What is Autolyzed Yeast Extract and Why Is It Used In Foods?
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Posted on 07 Mar 2015 21:05

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Autolyzed yeast extract is a food ingredient or additive that comes as a liquid, paste, powder, or in a granular state. It is used as a flavoring agent or enhancer, and as a firming agent. It comes from yeast that has been specially treated.

How Autolyzed Yeast Extract is Made

Autolyzed yeast is produced by the allowing the peptide bonds of the proteins in the yeast to hydrolyze. This is done by one of two different methods. Edible yeast (cells) are heated under tightly controlled conditions to a temperature that causes proteolytic enzymes already present in the yeast to "digest" the proteins, and break their bonds, producing different peptides and amino acids. During this process, destruction of the cell walls occur. Brewer's yeast or baker's yeast may be used for this process. A yeast "cream" is slowly heated to 55° C. and then is pasteurized at 70° C to deactivate the enzymes and to kill any living cells.

In another method, the yeast may be enzymatically hydrolyzed by adding exogenous proteolytic enzymes that are allowed to be used in this process (ones considered GRAS or regulated food additives). Acid treatment is also used, where the proteins are broken down by acid rather than enzymes. Afterward, the acid is neutralized and the results are filtered and concentrated.

The simpler amino acids that are left from the process can enhance the taste of certain foods. However, this autolyzed yeast still contains the insoluble components of the destroyed cell walls. This can be used itself as a flavor enhancer or as an ingredient to make other processed flavors if clarity is not important to the resultant ingredient.

Autolyzed yeast extract is made by separating the cell components from the amino acid components. This is done by centrifugation or other means, and the resultant yeast extract id then filtered and spray-dried, or left as a liquid. It can help give a "meaty" flavor to foods. Unlike the pre-separated autolyzed yeast, this extract is more clear and able to be used in a wider variety of situations.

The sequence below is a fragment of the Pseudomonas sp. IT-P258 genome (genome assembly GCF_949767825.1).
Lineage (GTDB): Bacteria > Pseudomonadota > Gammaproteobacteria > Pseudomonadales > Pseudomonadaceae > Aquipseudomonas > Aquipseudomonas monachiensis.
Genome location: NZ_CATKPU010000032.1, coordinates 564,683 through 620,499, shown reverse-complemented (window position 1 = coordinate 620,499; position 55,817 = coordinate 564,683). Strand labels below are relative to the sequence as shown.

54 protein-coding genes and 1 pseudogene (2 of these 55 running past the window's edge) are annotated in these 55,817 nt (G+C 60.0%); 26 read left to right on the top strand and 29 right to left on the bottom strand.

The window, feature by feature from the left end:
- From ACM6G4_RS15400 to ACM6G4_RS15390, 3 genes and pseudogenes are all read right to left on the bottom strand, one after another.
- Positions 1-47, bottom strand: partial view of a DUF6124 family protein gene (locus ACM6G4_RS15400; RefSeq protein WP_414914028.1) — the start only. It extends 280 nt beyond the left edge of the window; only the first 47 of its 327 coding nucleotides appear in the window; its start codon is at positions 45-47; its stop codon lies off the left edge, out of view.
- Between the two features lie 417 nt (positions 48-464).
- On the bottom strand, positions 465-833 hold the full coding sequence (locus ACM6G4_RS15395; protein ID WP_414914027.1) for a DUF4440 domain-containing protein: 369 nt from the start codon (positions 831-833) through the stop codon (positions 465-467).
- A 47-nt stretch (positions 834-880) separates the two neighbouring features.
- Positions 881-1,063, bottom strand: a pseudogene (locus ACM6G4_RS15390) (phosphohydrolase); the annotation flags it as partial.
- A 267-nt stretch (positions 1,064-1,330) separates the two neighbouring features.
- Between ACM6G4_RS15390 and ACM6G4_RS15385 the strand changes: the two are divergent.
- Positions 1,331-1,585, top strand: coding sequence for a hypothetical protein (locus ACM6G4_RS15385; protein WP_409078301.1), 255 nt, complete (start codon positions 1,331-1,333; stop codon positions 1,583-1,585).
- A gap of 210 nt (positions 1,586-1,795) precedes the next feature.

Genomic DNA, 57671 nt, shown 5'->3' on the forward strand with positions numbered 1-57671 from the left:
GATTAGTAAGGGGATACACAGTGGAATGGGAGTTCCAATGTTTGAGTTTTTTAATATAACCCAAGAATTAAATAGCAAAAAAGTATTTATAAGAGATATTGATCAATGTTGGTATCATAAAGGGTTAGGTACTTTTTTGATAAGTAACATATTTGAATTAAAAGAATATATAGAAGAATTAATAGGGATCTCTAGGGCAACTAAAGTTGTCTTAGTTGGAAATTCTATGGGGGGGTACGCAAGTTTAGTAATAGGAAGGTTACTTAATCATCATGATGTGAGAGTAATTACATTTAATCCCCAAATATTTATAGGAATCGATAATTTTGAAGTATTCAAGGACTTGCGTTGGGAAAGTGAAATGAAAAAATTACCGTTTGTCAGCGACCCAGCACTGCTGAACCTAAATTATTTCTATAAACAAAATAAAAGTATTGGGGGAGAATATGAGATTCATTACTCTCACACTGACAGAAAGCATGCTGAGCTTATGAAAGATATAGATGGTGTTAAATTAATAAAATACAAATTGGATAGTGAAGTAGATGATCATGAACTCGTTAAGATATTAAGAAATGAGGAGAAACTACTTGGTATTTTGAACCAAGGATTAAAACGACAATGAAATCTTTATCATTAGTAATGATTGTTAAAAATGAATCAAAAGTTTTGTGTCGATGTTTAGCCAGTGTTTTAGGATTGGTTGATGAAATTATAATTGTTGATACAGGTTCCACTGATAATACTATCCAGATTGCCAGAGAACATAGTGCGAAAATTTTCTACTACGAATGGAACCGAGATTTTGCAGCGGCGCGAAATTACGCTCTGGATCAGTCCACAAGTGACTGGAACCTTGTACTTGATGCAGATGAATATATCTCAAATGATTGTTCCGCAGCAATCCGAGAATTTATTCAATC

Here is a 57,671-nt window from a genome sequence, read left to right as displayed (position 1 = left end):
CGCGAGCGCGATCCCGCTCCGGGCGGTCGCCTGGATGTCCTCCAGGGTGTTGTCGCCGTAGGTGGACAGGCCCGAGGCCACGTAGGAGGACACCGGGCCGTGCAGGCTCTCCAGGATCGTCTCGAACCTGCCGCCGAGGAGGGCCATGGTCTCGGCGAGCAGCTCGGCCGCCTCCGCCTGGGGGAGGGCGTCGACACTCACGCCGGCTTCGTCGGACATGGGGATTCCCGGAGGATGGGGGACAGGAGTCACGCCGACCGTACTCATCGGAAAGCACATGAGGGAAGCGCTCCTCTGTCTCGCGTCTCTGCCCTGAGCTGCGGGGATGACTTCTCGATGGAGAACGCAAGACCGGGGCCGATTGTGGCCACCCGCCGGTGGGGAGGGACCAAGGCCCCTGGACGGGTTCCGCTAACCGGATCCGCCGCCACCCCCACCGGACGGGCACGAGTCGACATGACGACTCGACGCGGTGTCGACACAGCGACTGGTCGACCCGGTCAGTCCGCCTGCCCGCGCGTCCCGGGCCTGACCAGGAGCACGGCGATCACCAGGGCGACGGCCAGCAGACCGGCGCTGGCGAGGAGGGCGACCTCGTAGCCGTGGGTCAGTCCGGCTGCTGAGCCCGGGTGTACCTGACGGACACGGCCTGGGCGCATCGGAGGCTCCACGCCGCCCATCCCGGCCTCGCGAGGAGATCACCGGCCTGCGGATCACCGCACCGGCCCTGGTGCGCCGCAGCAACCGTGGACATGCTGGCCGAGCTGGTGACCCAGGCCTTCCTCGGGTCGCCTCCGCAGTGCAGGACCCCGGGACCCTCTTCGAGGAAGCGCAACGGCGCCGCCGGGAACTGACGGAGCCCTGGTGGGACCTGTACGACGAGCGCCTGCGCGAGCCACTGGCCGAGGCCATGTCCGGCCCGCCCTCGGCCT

The separated insoluble cell wall components are separately dried and can be used for animal fodder.

Yeast extract, also called Baker's yeast extract, without the word autolyzed, is a similar product which also is a mixture of amino acids and peptides, carbohydrates, in which the cell walls of the yeast have been ruptured and separated from the proteins.

Autolyzed Yeast Extract and MSG

Autolyzed yeast extract, like yeast extract, soy extracts, and hydrolyzed vegetable protein, contains naturally occurring MSG (monosodium glutamate). Food alarmists have often reported this ingredient as a "hidden source of MSG in foods." Foods using autolyzed yeast extract cannot claim to be MSG free with labeling such as "NO MSG" or No added MSG." MSG, as the sodium salt of glutamic acid, when it is used directly in foods, must be listed as such, but it does not have to be listed when it occurs in ingredients like autolyzed yeast extract. Many people have reported adverse reactions to MSG, but there has been little clinical evidence linked to such reactions.

Uses in Foods

Although autolyzed yeast extract can contribute its own flavor to a food, it is primarily considered a flavor enhancer, used to enhance flavors already present in food, much like salt, although it has a taste of its own, brings out or pronounces desirable flavors in food. As well, it can provide aroma. It can also assist in Maillard Reactions during cooking.

The ingredient is used in many processed foods, except for baby foods or infant formulas. It also has nutrient value, rich in protein and Vitamin B. In fact, they are used as nutritional supplements in feed and in industrial fermentation operations.

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